In July 2017, Attorney Marc A. Wites of The Wites Law Firm and the law firm Silver Miller commenced a class action lawsuit against cryptocurrency exchange Payward, Inc. d/b/a Kraken (“Kraken”) in the United States District Court for the Middle District of Florida on behalf of a group of aggrieved Kraken accountholders.  The claimants — each of whom maintained margin accounts at Kraken in which they held Ether, among other digital assets — lost significant sums of money in a May 7, 2017 “flash crash” that saw Kraken’s Ether market plummet nearly 75% in value . . . only to see the value restored to nearly its full value an hour later.  During the one-hour crash, however, Kraken forcibly liquidated the claimants’ margin accounts without affording them any opportunity to meet a margin call or even log-in to their accounts, as Kraken’s software systems were inaccessible to the victims during the critical hour in which their accounts got liquidated.

Relying on a set of “take it or leave it” Terms of Service to which each accountholder had to agree when opening his account, Kraken insisted to the federal court that the victims not be allowed to pursue their claims in the public forum provided by the court and that the victims’ dispute instead be handled in a private arbitration forum chosen by Kraken.  Without waiving any of their substantive arguments, the claimants have agreed to shift to the arbitration forum their pursuit for justice, where they have been joined by nearly two dozen other victims of Kraken’s flawed security and faulty software systems.  While Kraken advertises itself as being the “best Bitcoin exchange” and providing “sound and reliable” access and support every hour of every day of the year, the arbitration Statement of Claim alleges that Kraken’s services are not nearly as sound or reliable as advertised, are not available when needed most, and purportedly can be withdrawn by Kraken at any time without any notice whatsoever to the accountholders who serve as the lifeblood of Kraken’s business.  Moreover, the Statement of Claim demonstrates that whenever anything goes wrong at Kraken, Kraken takes no responsibility for those wrongs and instead puts the blame on its accountholders for trusting Kraken to provide the very services and security that Kraken promotes.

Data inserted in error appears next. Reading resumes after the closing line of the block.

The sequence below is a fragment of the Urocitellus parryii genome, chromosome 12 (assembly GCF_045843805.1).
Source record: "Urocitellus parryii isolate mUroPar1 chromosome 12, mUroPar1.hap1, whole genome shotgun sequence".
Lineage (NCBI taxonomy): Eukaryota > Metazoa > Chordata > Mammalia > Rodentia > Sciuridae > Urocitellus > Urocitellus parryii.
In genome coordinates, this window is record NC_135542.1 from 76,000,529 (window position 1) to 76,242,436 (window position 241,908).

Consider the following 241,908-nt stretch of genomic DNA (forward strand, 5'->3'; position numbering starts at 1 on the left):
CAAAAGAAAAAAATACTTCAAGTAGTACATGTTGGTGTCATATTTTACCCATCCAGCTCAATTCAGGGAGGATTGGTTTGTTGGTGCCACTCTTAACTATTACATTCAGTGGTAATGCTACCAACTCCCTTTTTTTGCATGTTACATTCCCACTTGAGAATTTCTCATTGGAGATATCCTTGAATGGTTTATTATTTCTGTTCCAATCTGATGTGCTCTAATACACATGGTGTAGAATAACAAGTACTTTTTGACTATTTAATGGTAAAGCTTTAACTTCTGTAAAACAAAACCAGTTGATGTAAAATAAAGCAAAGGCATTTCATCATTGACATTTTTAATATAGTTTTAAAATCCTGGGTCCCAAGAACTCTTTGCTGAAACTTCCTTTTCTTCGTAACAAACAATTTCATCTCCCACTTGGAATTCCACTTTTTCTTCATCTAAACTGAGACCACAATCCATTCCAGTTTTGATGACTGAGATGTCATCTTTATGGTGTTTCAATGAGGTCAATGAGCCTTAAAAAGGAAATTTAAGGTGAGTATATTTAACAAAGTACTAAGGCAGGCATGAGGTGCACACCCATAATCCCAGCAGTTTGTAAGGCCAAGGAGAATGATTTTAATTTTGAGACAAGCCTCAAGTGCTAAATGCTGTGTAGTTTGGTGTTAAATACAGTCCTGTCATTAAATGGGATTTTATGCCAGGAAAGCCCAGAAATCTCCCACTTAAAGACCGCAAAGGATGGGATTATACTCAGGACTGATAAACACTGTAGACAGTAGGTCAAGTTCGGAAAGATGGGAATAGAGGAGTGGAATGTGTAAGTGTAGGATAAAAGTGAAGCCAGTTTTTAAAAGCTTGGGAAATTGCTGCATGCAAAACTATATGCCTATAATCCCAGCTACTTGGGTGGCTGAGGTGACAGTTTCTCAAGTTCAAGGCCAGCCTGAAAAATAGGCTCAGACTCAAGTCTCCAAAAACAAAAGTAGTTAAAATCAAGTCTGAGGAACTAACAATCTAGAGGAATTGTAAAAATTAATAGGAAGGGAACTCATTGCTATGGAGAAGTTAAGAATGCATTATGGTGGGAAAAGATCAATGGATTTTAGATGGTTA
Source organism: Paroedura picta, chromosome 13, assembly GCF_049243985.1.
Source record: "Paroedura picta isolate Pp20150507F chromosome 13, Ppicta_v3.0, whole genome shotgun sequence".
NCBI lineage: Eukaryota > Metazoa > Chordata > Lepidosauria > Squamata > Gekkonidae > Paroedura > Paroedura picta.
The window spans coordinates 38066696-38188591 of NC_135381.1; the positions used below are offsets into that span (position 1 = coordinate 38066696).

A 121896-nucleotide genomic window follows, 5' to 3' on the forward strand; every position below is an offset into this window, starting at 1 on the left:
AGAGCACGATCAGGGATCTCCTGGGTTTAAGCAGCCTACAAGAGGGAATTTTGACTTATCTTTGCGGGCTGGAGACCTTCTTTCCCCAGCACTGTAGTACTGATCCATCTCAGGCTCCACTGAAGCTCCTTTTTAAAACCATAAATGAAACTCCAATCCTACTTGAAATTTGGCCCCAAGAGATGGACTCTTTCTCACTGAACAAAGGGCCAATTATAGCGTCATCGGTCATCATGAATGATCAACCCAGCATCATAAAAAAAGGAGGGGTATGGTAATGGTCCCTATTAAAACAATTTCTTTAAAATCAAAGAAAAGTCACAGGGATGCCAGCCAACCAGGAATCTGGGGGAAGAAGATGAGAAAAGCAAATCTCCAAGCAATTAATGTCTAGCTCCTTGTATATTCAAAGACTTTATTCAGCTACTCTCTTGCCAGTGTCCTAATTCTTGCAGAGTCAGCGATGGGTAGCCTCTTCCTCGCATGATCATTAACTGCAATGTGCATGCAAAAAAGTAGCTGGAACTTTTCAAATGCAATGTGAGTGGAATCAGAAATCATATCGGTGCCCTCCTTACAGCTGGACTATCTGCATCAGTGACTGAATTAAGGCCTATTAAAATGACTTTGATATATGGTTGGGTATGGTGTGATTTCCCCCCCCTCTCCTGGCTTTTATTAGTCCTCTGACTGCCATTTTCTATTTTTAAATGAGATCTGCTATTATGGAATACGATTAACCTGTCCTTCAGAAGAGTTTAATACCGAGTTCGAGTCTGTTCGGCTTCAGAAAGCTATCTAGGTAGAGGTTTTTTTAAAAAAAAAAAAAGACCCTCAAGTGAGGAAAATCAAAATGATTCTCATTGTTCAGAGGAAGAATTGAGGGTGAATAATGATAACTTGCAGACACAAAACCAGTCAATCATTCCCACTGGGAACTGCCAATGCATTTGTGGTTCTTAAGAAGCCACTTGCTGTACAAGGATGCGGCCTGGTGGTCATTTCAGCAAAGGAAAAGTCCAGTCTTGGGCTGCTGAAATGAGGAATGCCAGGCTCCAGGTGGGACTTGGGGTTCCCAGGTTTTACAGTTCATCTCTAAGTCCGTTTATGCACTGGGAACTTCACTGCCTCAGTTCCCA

Kraken is expected to provide its formal response to the Statement of Claim sometime in November 2017. Kraken’s Terms of Service, however, purport to require that the arbitration hearing is a confidential proceeding conducted by a single arbitrator, not a jury of the victims’ peers.  So, unlike a court case — where any member of the public can come to court and watch the jury trial and other court proceedings — Kraken’s Terms of Service seek to keep Kraken’s other customers, the government, and everyone else in world in the dark about what excuses Kraken will raise and what will actually happen when the trial of this matter occurs in the arbitration forum mandated by Kraken.

Attorney Marc Wites commented that “the Kraken class action represents the very type of case that should be in Court, where the class action rule places individual investors on the same level as large corporations by allowing them to band together.” Unfortunately, Congress has opposed a new rule of the Consumer Financial Protection Bureau which would have required, at least in the future, that such cases be in the open light of day in America’s courts, rather than behind the closed doors of individual arbitration cases”, said Wites.

Marc Wites of Wites Law Firm currently represents the victims in lawsuits against multiple cryptocurrency exchanges (Cryptsy; Coinbase; Kraken).  If you have lost money at a cryptocurrency exchange or are concerned that the services advertised to get you to open an account were not matched by the services actually provided to you as an accountholder, contact Marc Wites or a no-cost, no-obligation consultation to discuss you legal rights.

Leave a Comment